Alcohol Banned at AEPi Following Hospitalization Of 17-Year-Old BU WomanBy Frank Dabek
Alpha Epsilon Pi has become the latest fraternity to face sanctions as the result of an alcohol related incident.
Campus Police logs indicate that an intoxicated, female Boston University student was reported at 1 a.m Nov. 1 at AEPi. The student was transported to Beth Israel Medical Center and released the next morning.
The fraternity announced yesterday that it will be alcohol-free until the Dean's office and the Interfraternity Council have a chance to review the incident. A 21 year old senior has already been disciplined by the Office of the Dean for Students and Undergraduate Education. In addition, that student was issued a "MIT Alcohol Incident Citation" by the campus police.
IFC Judicial Committee chair Katherine Hardacre '99 said that she had received no formal notification of the charges in the case but expected to within the next few days.If the incident occurred at a house sponsored event, sanctions against AEPi could include mandating that the house be substance free for a given period of time, community service hours, and the loss of alcohol certification.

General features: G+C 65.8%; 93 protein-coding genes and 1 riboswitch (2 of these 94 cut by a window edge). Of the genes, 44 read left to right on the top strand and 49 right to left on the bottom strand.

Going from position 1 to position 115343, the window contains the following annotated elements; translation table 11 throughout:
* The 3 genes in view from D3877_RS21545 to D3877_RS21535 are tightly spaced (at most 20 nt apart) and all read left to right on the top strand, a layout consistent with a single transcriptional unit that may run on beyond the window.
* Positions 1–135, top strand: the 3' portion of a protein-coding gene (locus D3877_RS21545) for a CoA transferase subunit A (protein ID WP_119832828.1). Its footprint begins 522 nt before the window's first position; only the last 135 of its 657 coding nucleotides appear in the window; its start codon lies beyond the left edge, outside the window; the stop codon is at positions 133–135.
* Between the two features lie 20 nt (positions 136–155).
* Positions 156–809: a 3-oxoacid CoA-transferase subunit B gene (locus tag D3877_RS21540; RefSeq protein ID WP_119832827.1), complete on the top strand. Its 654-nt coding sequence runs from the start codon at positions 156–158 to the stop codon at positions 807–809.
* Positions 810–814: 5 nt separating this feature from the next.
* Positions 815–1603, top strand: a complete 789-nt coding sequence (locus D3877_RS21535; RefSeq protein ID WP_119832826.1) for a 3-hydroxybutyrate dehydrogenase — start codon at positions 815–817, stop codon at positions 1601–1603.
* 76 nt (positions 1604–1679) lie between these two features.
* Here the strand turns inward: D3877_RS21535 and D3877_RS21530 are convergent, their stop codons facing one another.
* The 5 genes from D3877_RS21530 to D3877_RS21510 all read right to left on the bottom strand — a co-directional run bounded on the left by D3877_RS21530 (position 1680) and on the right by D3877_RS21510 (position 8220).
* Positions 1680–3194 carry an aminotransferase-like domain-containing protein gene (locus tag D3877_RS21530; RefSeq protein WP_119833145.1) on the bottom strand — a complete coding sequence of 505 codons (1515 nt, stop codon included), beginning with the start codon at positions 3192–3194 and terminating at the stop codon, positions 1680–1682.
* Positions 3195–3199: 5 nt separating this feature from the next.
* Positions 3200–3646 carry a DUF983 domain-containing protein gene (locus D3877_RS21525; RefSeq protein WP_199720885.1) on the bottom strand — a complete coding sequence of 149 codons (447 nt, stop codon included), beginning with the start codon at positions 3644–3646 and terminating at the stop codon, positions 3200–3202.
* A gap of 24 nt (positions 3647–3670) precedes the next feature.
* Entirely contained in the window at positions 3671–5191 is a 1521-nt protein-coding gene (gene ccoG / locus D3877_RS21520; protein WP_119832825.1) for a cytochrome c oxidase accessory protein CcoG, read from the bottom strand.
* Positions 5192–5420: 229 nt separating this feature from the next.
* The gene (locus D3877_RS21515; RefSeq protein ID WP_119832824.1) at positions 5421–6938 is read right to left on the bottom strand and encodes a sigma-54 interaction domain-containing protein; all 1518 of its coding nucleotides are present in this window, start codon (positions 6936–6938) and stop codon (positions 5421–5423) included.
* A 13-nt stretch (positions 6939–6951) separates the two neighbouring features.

If the incident was the sole responsibility of an individual member of AEPi, the IFC will likely take no action, Hardacre said.
She said that AEPi had been "very cooperative" and was "taking the initiative to solve their problem." AEPi refused comment when reached Thursday night.
Williams promises punishment
While Dean of Students and Undergraduate Education Rosalind H. Williams praised students for obtaining medical assistance from the Boston Emergency Medical Service and the MIT Police, such actions will apparently not mitigate punishment of individuals or groups. Williams said in a press release that "the individuals and the group involved will now deal with the consequences of their behavior."
Some students have criticized the fact that the Campus Police serve as the medical transport for MIT since the Institute began revising its alcohol policies. The criticizers have argued that students are less likely to call for medical assistance knowing that they will be subject to punishment.
According to the press release and CPlogs, both Boston University and the Boston Licensing Board have been contacted with respect to the issue. The fraternity has been cited with a licensed premise violation by the Boston Police for serving alcohol to a minor.